Leaving the house of the courtesan she serves, a servant comes across a beggar who has discovered the concept of zero.
A story about a group of people taking a hard stand against the kind of people who refuse to believe in global warming.
A story of the latter years of Roman colonisation in Britain, c.600CE (at the beginning of the Saxon period). Strongly historical, mildly fantastical.
An alien is sent to Washington DC to determine how its bureaucracy works, with a view to invading the planet. He finds he is not the only alien civilisation with this plan–and none of the others can work out Earth bureaucracy, either.
'Apparently the DNA of all cheetahs alive today is so similar that they appear to be identical–all of the thousands of them out there. The basic trope is that the cheetahs of the world have almost identical DNA because they have driven out all of the imperfect members of the species. What is fun, and what the author does very well, is to extrapolate from this to the idea that the cheetahs are actually the dominant life form on earth, and the rest of us are being ignored by, or entertaining them.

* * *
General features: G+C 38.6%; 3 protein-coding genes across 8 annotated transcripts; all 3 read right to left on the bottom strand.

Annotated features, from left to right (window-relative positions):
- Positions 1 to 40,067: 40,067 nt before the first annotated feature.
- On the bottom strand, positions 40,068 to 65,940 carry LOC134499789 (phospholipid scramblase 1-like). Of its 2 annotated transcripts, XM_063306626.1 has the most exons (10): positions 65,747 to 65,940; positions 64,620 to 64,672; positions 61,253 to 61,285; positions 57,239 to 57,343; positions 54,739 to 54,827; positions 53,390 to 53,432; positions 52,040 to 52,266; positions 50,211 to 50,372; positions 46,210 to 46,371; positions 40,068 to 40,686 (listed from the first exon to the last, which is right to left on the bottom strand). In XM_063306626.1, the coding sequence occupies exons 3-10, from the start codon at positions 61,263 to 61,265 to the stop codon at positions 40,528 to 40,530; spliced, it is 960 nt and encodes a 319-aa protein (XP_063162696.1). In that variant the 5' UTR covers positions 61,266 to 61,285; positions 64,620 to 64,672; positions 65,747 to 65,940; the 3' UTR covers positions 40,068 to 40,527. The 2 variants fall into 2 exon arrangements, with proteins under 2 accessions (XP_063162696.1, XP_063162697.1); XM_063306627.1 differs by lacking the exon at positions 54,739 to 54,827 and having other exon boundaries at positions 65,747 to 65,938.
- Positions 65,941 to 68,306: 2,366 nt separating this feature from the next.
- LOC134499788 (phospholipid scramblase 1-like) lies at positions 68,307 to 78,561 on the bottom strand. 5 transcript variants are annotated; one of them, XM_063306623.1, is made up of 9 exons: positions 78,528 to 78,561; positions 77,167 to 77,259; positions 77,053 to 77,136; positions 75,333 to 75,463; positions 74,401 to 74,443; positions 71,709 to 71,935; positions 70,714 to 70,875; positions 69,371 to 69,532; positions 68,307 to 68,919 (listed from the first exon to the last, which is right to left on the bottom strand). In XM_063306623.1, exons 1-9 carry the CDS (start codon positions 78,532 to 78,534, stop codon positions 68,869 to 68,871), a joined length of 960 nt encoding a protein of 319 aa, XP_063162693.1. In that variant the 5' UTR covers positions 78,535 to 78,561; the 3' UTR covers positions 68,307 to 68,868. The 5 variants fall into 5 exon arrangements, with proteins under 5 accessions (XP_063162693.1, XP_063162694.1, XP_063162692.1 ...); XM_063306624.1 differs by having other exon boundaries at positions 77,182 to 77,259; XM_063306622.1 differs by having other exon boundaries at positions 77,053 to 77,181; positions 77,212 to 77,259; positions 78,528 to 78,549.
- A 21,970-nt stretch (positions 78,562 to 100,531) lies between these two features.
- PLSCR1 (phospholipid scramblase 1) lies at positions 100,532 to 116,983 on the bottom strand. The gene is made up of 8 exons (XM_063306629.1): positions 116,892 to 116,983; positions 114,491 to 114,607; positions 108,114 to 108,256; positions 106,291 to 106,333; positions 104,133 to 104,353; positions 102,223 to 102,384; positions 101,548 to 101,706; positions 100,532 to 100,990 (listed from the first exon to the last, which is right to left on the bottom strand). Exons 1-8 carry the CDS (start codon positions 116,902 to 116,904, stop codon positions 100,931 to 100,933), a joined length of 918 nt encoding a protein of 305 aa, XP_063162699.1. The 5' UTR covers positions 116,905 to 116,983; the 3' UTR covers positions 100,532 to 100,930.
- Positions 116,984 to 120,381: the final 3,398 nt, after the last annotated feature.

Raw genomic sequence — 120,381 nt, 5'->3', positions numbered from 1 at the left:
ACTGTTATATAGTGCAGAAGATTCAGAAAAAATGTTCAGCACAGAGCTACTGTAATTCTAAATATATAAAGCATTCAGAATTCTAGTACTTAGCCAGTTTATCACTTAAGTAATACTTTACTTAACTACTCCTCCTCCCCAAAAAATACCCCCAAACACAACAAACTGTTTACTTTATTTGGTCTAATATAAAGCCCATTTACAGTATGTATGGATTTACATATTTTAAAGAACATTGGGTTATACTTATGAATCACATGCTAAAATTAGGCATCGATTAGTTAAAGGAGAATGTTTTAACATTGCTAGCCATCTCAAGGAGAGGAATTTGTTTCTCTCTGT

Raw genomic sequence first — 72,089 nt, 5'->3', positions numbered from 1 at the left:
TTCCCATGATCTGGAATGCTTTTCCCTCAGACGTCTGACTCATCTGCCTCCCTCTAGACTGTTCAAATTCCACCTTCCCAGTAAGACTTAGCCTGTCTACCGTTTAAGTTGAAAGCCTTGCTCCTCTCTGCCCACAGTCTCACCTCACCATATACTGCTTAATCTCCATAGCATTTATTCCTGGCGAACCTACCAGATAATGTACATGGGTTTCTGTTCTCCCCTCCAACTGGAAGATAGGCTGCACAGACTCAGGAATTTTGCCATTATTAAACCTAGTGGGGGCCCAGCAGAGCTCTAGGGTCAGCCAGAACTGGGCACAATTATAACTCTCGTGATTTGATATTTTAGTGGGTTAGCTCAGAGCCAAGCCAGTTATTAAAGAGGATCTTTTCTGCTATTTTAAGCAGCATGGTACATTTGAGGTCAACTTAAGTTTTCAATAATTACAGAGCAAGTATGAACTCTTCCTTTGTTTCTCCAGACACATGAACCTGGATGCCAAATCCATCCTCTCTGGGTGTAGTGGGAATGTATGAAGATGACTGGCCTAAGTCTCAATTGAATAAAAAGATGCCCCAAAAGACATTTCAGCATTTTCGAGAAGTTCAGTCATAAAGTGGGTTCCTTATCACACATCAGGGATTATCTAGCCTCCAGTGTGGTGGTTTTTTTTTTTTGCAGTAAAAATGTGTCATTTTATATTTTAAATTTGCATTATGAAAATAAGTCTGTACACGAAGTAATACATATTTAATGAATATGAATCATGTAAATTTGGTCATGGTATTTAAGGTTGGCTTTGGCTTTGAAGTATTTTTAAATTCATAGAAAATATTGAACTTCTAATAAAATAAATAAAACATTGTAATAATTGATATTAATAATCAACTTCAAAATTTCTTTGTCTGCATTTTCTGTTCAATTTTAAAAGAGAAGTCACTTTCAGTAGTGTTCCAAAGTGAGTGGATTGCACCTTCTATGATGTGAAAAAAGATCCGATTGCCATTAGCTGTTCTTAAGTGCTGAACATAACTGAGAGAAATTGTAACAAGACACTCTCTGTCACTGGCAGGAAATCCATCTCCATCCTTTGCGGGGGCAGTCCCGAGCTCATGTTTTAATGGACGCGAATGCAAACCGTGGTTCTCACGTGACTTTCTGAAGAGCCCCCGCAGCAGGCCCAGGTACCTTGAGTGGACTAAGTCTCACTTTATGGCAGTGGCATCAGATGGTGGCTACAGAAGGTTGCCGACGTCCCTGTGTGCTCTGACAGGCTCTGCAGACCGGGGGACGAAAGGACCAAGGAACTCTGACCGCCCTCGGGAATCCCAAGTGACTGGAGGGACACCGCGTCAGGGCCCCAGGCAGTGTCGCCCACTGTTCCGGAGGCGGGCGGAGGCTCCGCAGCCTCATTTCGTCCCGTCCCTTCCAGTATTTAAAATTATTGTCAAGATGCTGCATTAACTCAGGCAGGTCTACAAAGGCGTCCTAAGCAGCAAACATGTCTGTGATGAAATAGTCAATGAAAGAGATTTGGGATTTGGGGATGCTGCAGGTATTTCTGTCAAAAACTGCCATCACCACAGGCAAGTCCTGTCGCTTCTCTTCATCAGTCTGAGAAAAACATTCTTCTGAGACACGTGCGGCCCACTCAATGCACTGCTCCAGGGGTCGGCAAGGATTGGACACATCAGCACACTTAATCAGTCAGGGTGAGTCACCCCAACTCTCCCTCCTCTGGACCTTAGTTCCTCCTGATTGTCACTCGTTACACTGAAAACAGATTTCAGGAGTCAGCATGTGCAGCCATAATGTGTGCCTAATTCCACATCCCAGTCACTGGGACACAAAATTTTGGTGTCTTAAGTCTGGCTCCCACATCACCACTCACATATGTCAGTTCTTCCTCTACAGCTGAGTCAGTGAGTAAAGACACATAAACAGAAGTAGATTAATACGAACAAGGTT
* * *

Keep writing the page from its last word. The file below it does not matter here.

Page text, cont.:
'Kudos to Mr. McMullen. He goes even further than this with interesting ideas; he invents an ecological foundation that uses DNA alteration to save wildlife, causing trouble as when "the bile from bears that's used in traditional Chinese medicine, suddenly becomes toxic to humans." And even more clever touches such as the cheetah protagonist of the story playing with her human victim, much as a house cat toys with a captured mouse.'
Source: Tangent (http://www.tangentonline.com/print–bi-monthly-reviewsmenu-260/interzone-reviewsmenu-59/1249-interzone-222-june-2009). (Sighted: 20/2/2014)